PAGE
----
First, he said the sections will bear the full cost of a section coordinator position, starting next fiscal year, which the State Bar partially funds now. He also noted that many sections have stepped up to contribute to the Annual Meeting and Conference.
“What’s not in [these February numbers] are donations from the sections to sponsor AMC. The real measure to look at this is at the end of the fiscal year,” said Martin, who said some sections may also put on spring programming for their members.
Paul Marshall, the State Bar’s chief financial officer, noted that the Intellectual Property and Technology Law Section is lowering dues next year by $5 per member. “There is awareness among the sections that that is something that could be exercised.”
Dist. 2 Gov. Andrew Chevrez said section members should be empowered to raise any carry over concerns with section boards before it comes to the Board of Governors.
Dist. 9 Gov. Kathleen Chung said section budgets are not savings accounts, and the board should communicate the issue to the sections while respecting section autonomy.
Executive Director Martin said the Section Leaders Council (SLC) allows continued communications and relations between the State Bar board and sections, and a bylaw change creating a SLC representative on the board is in the works.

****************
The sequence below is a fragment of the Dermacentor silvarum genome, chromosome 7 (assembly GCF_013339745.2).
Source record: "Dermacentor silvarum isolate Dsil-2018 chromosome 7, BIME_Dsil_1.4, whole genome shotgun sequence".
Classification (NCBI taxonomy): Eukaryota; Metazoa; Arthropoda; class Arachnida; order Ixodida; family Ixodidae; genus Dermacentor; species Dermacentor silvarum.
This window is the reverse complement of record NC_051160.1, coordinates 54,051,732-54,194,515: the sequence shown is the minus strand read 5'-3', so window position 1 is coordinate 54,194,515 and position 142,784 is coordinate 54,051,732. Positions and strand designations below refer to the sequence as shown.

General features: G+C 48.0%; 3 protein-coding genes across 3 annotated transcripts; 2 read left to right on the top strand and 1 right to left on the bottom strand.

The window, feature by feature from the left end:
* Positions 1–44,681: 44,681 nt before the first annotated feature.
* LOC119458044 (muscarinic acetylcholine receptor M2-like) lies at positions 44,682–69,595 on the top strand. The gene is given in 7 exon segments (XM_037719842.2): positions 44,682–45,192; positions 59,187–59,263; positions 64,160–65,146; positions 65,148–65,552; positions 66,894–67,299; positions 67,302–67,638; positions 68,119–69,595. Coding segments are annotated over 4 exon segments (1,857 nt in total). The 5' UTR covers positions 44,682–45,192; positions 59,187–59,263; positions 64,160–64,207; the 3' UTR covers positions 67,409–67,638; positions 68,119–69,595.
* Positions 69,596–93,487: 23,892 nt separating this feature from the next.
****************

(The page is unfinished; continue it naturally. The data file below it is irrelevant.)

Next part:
Board Approves FY 2019 Budget
The board unanimously approved the budget for fiscal year 2019 (July 1, 2018 to June 30, 2019). The proposed budget did not change since the board discussed it at its February meeting. The 2019 budget of $11.5 million will be funded with $5.2 million in membership dues. Projected sales and registrations of $4.6 million and other revenue streams, such as advertising, fund the remainder of the State Bar’s proposed budget.
Attorney Starlyn Tourtillott, Native American liaison to the board, comments at the board meeting.
The State Bar projects the loss of approximately 200 full-dues paying members, about $51,000 in dues, based on shifts in membership composition. But reduced personnel and related overhead expenses, as well as other cost savings and the use of reserve funds allowed the State Bar to present a balanced budget with no dues increase.
Board Reappoints Gramling to the Access to Justice Commission
The board approved attorney James Gramling Jr. as one of four State Bar appointments on the Access to Justice Commission. Gramling was previously appointed to a three-year term as the Legal Assistance Committee’s appointee to the Commission, but his term expired in March. The Legal Assistance Committee voted to reappoint Gramling to a new three-year term, and the board approved Gramling as the committee’s appointee.
Nominating Committee for Board Chair
The board approved the appointment of a Nominating Committee for chairperson of the board: Dist. 2 Gov. Amy Wochos (chair), current board chair Deanne Koll, and Dist. 10 Gov. Charles Stertz.
Upon request, interested members may obtain a copy of the minutes of each meeting of the Board of Governors. For more information, contact State Bar Executive Coordinator Jan Marks by org jmarks wisbar email or by phone at (608) 250-6106.